A distinctly Russian avant-garde in the visual arts took shape in the decade before the Revolution. By 1915, the painter Kasimir Malevich and the sculptor Vladimir Tatlin had created original styles of abstraction, grounded in the physical qualities of the artist's materials.
After spending his early childhood in his native St. Petersburg, Rodchenko attended art school from 1910 to 1914 in provincial Kazan, where he emulated styles that had been popular at the turn of the century. After moving to Moscow at the end of 1915, he made his mark in avant-garde circles by presenting a series of compass-and-ruler drawings at The Store, an exhibition organized by Tatlin in March 1916. The mechanical precision of these drawings introduced Rodchenko's artistic self-image as a professional technician or engineer. Not long after the exhibition, he began military service as operations manager of a hospital train, and he made little new work until after his discharge in December 1917.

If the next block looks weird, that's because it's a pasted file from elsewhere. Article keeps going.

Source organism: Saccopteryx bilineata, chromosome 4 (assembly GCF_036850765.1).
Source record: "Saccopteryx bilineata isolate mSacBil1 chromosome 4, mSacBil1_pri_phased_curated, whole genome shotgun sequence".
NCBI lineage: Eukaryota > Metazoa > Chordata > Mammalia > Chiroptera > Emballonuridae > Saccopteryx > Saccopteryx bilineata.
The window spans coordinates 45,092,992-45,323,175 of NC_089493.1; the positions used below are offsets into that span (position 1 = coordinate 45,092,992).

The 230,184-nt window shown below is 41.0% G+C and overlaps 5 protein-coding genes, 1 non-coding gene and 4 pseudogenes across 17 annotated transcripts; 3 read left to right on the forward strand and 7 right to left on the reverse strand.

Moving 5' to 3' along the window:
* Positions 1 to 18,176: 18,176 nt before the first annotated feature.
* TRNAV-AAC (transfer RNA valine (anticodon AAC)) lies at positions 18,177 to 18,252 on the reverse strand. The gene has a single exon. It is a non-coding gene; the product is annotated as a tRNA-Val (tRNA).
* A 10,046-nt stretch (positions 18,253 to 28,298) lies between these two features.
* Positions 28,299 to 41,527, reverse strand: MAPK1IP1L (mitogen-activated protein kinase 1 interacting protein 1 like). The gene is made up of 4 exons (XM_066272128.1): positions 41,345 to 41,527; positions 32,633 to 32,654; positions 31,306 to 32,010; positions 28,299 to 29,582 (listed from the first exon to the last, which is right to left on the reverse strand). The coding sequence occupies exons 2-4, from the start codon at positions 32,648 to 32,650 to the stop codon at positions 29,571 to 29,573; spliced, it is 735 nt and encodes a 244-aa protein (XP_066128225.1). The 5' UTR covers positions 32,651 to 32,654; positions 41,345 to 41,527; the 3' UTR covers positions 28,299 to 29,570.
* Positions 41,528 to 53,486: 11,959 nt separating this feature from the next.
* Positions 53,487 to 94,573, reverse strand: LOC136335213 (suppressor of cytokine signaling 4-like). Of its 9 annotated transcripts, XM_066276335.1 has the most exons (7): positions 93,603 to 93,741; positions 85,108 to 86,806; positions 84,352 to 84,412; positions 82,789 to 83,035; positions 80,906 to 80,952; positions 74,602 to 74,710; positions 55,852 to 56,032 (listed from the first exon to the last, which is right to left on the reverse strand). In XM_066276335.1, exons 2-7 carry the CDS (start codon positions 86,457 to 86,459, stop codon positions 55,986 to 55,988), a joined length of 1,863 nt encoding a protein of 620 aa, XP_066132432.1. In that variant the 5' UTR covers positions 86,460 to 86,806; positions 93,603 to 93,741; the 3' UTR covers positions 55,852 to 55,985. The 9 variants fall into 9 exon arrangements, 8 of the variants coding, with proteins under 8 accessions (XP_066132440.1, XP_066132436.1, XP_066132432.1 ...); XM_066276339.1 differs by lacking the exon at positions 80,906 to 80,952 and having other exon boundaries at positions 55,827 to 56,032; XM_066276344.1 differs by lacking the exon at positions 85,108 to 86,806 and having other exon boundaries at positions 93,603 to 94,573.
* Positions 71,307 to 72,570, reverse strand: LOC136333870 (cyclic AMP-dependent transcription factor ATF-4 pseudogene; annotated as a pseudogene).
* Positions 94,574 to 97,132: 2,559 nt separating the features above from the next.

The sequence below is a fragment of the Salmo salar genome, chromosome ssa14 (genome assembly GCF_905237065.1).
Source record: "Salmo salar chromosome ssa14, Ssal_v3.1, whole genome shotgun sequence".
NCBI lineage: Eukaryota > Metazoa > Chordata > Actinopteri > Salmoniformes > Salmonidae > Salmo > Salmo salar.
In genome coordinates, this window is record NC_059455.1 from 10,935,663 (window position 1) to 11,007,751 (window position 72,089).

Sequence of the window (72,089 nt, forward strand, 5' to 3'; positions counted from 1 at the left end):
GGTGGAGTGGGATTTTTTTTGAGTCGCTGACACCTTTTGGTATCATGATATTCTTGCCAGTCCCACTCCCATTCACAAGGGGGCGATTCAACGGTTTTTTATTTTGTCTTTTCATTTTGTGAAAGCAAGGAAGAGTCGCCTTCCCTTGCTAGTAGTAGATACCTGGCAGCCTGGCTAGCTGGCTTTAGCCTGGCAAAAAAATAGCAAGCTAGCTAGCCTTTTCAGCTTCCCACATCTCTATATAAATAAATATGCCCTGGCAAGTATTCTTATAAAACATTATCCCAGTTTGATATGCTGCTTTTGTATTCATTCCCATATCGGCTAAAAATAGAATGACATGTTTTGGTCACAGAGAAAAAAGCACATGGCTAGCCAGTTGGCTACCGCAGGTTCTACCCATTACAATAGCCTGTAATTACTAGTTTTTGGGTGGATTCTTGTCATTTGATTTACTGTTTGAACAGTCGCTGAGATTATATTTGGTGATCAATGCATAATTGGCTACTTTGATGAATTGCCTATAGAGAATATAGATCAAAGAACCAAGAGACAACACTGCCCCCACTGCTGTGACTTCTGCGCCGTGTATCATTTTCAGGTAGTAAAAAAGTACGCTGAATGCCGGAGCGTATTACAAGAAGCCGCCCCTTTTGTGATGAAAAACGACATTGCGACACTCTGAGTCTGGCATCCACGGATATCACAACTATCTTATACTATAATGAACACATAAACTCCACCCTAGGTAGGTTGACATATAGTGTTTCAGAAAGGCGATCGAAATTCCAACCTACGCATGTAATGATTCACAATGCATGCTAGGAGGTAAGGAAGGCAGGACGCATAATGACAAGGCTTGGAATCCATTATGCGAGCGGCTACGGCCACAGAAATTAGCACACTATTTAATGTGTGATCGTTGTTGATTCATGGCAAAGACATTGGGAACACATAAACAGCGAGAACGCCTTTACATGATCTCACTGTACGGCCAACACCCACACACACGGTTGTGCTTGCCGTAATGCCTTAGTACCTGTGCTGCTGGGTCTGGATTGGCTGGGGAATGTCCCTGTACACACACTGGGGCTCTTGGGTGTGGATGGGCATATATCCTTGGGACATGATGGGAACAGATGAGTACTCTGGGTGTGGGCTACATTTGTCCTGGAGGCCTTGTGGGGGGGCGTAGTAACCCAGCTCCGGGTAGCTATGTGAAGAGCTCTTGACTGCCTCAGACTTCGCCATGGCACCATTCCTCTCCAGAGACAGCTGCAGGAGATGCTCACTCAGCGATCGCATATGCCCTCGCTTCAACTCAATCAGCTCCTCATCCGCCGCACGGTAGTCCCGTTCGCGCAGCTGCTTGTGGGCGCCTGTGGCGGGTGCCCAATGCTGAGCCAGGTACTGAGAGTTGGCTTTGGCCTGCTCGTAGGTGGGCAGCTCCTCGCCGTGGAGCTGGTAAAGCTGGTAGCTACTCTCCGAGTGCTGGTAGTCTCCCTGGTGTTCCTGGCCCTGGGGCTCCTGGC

The Revolution forced Russian artists and intellectuals to make difficult political choices, and many emigrated. Rodchenko and other members of the avant-garde soon sided with the Bolsheviks, who welcomed their support. Thus it was that a tiny, gifted, obstreperous group, whose sophisticated art was unknown to the vast majority of the Russian people, set forth their own artistic ideals as the vanguard of Communist culture--and in the process created a unique and lasting body of art and theory.